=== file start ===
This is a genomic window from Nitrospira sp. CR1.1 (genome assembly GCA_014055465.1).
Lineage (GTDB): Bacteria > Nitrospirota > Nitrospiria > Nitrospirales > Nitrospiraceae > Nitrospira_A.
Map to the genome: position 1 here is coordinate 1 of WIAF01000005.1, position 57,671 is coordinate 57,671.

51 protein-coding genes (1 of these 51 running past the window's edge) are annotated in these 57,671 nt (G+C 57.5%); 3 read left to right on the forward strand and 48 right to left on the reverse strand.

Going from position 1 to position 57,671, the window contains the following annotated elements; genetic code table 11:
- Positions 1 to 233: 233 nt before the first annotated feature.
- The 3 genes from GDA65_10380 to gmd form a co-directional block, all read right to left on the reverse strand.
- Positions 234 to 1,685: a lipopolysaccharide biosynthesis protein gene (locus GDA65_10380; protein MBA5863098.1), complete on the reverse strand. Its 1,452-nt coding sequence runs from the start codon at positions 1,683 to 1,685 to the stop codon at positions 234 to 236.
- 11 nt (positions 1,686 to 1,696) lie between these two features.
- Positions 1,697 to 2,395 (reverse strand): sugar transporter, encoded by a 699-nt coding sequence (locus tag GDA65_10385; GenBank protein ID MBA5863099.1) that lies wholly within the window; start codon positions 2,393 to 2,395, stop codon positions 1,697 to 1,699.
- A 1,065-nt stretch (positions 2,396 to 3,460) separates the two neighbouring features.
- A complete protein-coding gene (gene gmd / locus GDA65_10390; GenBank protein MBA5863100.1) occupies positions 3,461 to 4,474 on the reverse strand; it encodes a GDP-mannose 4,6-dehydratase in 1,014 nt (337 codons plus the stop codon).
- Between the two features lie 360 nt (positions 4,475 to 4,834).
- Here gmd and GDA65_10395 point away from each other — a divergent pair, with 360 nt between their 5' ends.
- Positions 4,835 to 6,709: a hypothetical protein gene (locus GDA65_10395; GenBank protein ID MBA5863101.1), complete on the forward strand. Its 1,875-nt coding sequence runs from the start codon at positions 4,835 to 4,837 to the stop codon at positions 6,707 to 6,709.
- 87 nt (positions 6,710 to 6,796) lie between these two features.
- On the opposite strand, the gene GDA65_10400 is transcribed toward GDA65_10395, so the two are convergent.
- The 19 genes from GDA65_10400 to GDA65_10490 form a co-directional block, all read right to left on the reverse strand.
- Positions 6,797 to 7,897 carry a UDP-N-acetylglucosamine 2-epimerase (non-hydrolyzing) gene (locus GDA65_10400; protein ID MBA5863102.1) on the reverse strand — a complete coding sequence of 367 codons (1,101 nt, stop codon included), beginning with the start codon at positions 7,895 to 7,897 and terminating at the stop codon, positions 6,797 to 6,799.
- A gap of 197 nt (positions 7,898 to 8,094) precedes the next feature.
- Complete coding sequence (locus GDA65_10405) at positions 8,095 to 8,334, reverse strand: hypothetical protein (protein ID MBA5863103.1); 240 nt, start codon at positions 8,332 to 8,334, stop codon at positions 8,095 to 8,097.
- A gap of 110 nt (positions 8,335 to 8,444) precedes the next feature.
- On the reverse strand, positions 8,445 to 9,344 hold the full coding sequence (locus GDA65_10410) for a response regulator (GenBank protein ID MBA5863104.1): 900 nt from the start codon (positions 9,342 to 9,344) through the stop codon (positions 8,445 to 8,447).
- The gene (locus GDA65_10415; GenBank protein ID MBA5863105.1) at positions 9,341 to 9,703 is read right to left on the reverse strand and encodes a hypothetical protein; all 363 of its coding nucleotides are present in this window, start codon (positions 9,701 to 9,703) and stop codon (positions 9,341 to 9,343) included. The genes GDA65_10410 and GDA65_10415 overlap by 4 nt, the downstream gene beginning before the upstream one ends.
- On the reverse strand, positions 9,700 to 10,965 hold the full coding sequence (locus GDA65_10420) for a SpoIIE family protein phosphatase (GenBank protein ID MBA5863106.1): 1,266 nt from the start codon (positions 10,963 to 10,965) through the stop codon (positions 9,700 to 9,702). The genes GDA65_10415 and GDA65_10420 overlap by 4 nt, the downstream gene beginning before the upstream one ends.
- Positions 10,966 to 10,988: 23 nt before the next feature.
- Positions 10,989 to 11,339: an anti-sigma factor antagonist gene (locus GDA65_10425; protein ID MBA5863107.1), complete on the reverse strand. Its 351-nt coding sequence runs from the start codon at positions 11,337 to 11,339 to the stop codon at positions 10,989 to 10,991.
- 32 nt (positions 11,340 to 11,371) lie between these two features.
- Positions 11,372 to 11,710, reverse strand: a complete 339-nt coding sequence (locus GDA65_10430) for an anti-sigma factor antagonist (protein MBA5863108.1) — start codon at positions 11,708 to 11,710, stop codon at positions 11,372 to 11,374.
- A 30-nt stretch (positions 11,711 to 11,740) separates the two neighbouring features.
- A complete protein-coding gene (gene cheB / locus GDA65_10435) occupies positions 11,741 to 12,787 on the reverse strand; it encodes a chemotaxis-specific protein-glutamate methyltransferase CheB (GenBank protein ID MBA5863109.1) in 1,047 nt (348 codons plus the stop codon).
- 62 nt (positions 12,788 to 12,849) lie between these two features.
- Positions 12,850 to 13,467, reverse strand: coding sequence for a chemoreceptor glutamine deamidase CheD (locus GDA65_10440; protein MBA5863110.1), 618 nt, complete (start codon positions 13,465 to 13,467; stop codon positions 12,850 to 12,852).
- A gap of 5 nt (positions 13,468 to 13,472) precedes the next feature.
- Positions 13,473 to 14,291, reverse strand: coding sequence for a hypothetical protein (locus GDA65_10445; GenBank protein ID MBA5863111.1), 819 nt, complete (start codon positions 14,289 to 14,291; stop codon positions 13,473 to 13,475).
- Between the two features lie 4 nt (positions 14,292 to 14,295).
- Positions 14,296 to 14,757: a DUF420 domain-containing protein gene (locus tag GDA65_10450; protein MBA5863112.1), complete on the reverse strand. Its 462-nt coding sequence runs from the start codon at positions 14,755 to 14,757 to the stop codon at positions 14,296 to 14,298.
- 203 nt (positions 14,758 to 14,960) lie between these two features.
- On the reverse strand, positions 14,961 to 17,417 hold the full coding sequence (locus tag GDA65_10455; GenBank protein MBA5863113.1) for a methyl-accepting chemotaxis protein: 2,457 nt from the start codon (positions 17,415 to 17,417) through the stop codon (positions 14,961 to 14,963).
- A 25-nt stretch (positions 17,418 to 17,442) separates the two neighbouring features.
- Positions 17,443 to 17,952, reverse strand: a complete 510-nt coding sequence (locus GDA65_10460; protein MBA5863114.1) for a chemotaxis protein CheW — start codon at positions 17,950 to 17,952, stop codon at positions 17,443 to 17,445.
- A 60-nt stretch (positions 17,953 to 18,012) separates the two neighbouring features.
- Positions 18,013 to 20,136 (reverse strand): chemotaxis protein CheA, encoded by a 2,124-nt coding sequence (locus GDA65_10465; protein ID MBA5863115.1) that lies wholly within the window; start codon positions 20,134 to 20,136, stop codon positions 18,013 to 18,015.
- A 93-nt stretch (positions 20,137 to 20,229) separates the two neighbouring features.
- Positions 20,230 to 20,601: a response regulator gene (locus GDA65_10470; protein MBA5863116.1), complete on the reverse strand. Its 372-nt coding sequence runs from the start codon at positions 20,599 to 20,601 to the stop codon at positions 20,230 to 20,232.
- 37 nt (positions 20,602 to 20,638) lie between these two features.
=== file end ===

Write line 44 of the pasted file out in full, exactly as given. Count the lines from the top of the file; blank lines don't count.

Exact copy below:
- A 93-nt stretch (positions 20,137 to 20,229) separates the two neighbouring features.